Redefining prostate cancer treatment: how a Belfast hospital is changing men’s lives

Posted on Nov 01, 2016

Prostate cancer is currently the most common cancer amongst men in the UK with over 47,000 diagnoses every year. Leading prostate charity, Prostate Cancer UK, estimates that every hour one man dies from prostate cancer, which equates to more than 10,800 men every year1. There are many types of treatment for prostate cancer with one of the most common being radiotherapy. However, radiotherapy treatment can result in unwanted side effects which can in turn affect long term quality of life.

Belfast City Hospital, part of Belfast Health and Social Trust, is undertaking a sponsored clinical trial to assess a new way of delivering radiotherapy to men with prostate cancer to improve patient outcomes and reduce side effects. The technique, stereotactic ablative body radiotherapy (SABR), allows clinicians to treat prostate cancer with high doses of radiation delivered with fewer treatments than usual. Belfast has become the first NHS site in the UK to utilise SpaceOAR® hydrogel, from Oncology Systems Limited, within a trial setting.



The research is studying men with high-risk prostate cancer and treating them with five radiotherapy treatments as opposed to the standard 37-39 treatments. This will allow clinicians to treat the 30 participants with a higher dose of radiation to the prostate without increasing the risk of side effects. Those enrolled in the feasibility study will be treated with hormone therapy and radiotherapy to the prostate and seminal vesicles. In all cases, gold markers will be placed in the prostate beforehand, to allow precise targeting of the prostate during treatment. In addition, half of the men will receive a further dose of radiation to the pelvis.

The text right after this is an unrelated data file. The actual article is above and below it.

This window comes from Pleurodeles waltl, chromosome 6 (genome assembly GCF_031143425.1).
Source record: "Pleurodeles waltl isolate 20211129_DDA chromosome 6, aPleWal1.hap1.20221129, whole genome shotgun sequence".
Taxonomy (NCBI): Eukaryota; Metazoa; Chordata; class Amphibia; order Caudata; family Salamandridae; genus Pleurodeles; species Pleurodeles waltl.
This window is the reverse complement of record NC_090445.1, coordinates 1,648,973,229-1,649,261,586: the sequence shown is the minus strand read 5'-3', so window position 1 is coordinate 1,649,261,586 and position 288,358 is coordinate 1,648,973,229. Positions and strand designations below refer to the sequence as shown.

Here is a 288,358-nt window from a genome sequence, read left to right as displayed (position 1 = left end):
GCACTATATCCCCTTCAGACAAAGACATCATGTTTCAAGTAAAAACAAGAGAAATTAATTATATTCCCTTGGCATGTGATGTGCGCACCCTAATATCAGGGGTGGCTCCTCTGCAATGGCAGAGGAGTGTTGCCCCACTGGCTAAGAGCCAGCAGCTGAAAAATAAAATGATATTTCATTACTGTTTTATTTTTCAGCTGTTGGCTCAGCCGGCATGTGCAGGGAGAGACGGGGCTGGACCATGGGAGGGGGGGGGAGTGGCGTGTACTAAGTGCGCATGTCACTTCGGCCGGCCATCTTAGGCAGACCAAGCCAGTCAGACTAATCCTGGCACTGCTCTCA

Sharon Hynds, Lead Clinical Research Radiographer at Belfast City Hospital shared her view on the use of SpaceOAR during the trial,
“The SpaceOAR is expected to decrease side effects experienced by men receiving radiotherapy during the trial. This innovative system works by placing a small amount of gel between the prostate and rectum, a prostate spacer, to increase the distance between them, thus reducing the radiation dose received by the rectum during treatment.”



If successful, the trial could see SABR and SpaceOAR become a standard practice of care within the UK, which would improve outcomes for men diagnosed with high risk prostate cancer. To find out more information and speak to our sales team about SpaceOAR email us at enquiry@osl.uk.com.



1. http://prostatecanceruk.org/prostate-information/about-prostate-cancer


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